The Innocence Mission has reissued their 1999 album Birds of My Neighborhood on vinyl. They write stunning dream pop folk songs, refining their sound to this day. This is the first time Birds of My Neighborhood has been pressed on vinyl (find it on BandCamp), and it comes with a new album cover.
This particular album, Birds of My Neighborhood, is a foundational album of theirs that began to set the tone of their future albums. Reoccurring imagery first appeared in this album, and their folk tones were fully embraced. The album includes a moving John Denver cover of Follow Me. It’s simply a beautiful record.
Catching up with The Innocence Mission
This band first formed in the 1980s, signing to A&M Records for their first three albums, The Innocence Mission, Umbrella, and Glow. They have since released nine albums on independent labels, Kneeling Elephant, What Are Records, and Badman Recording Co. Their latest album, See You Tomorrow, was released on Bella Union, in 2020.
This three-piece is led by Karen Peris and her husband Don Peris, forming during their high school years in Lancaster, Pennsylvania. Mike Bitts plays upright bass on most songs; they’ve retained their original lineup (minus their original drummer). They mix classical guitar, dark piano tones, dreamy electric guitar melodies, upright bass, organ (electric and army field pump organ), and drums. Their sound is melancholic, moody, and moving.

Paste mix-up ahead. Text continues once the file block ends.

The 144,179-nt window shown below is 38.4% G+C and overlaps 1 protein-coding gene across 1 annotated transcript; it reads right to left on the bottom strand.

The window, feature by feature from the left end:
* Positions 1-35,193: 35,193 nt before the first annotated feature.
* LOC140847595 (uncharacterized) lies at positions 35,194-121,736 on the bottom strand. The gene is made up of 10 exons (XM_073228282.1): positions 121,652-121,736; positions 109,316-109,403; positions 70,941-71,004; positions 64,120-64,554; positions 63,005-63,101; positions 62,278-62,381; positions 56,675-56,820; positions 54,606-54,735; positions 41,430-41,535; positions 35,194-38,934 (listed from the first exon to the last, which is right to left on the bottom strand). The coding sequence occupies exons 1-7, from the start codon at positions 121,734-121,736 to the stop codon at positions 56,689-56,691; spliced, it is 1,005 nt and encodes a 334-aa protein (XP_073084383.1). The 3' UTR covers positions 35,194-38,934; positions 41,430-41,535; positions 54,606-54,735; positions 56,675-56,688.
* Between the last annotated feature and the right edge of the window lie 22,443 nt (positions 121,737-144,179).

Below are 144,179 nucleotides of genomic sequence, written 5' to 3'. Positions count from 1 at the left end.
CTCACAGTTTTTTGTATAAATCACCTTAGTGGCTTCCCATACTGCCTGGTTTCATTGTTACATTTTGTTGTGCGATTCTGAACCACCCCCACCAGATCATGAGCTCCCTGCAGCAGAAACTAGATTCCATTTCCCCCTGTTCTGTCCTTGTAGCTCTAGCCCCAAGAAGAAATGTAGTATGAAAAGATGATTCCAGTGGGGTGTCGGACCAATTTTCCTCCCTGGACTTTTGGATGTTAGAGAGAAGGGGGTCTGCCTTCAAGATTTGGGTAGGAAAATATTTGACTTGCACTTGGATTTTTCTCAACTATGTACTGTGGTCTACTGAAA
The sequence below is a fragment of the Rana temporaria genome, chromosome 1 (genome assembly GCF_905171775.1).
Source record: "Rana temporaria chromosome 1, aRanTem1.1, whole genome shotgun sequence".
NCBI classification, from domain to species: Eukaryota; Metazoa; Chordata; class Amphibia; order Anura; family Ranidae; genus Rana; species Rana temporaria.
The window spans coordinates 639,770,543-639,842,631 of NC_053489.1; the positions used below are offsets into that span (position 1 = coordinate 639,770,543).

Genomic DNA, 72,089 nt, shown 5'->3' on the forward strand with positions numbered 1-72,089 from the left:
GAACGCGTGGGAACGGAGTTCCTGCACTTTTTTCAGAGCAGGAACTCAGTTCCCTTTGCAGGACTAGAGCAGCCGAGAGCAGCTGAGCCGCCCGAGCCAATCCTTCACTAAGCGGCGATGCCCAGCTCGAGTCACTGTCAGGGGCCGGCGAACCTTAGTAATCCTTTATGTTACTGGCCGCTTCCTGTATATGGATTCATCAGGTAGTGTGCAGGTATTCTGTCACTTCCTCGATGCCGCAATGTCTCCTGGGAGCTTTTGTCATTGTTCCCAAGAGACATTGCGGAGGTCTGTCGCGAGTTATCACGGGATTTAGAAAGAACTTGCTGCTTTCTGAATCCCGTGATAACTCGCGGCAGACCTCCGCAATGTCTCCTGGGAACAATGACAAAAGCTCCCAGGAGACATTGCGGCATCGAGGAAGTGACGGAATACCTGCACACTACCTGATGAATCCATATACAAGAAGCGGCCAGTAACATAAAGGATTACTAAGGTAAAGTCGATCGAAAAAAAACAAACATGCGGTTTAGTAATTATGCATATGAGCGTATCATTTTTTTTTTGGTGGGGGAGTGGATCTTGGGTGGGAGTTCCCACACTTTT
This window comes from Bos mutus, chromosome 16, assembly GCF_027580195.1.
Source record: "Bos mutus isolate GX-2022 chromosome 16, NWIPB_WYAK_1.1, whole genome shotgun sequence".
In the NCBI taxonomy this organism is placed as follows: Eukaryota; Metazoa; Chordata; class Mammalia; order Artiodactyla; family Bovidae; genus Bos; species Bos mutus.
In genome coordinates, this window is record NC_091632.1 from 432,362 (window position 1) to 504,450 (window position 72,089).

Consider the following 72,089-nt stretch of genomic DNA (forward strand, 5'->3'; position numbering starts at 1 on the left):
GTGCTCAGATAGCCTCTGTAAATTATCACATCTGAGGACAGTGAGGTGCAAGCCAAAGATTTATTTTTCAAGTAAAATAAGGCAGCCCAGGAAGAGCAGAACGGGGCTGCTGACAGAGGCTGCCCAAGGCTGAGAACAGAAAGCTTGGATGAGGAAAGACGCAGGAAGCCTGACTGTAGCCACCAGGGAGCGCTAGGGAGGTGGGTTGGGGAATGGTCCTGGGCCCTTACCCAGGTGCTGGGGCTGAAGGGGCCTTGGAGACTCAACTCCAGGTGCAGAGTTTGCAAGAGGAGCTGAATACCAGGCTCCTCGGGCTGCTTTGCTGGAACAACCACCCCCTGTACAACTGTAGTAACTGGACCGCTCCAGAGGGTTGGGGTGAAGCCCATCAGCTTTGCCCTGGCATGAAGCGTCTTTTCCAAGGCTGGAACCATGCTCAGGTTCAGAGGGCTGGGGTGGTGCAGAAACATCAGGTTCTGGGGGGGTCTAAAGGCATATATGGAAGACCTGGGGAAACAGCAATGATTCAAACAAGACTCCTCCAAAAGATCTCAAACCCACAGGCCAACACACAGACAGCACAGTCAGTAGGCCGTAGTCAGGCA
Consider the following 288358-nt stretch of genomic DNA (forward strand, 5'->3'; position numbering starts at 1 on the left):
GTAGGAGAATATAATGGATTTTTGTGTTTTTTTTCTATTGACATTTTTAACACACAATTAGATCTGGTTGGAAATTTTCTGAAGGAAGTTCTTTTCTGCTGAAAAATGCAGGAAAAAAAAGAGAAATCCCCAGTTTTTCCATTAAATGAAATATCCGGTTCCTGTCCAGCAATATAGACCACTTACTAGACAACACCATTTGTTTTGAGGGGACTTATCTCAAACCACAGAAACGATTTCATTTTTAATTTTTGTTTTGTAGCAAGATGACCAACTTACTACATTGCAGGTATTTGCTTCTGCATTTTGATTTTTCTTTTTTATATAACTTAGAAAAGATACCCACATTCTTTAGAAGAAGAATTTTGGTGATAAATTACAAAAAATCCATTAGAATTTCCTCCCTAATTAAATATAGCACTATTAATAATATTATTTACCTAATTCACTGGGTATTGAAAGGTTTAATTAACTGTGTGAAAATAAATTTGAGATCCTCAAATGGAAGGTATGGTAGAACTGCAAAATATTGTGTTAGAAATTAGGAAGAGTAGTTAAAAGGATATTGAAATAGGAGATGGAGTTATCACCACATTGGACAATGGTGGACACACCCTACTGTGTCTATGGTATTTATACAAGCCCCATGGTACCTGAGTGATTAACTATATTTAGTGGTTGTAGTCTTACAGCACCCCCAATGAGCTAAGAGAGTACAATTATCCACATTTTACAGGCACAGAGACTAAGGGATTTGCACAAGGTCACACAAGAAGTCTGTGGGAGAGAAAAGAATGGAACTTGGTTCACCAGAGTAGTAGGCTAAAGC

Karen’s voice is childlike, timid, evokes emotion, and has a distinct accent. Her songs have reoccurring themes, such as reflecting on her family in Ireland, their friends whom she calls birds, and imagery from their Catholic faith. Don Peris’ guitar adds both texture and sweeping melodies that elevate the disposition of their sound. Their songs are like a restorative healing tonic, full of reflection and inner wrestling. She has appeared on songs with Denison Witmer (Don and Karen have produced his albums), Natalie Merchant, and Joni Mitchell.
“What makes Karen Peris’ lyrics so remarkable is the economy of words, sensory language, concrete nouns – everyday objects take on tremendous meaning.”Sufjan Stevens (source)
Sufjan Stevens is known to be a fan of The Innocence Mission, calling their music, “moving and profound.” He describes The Lakes of Canada as, “the perfect song,” and covered their song on La Blogothèque in 2007.
(This is one of my favorite bands, and I plan on writing a much longer piece about The Innocence Mission that covers the span of their discography.)
The Innocence Mission links:
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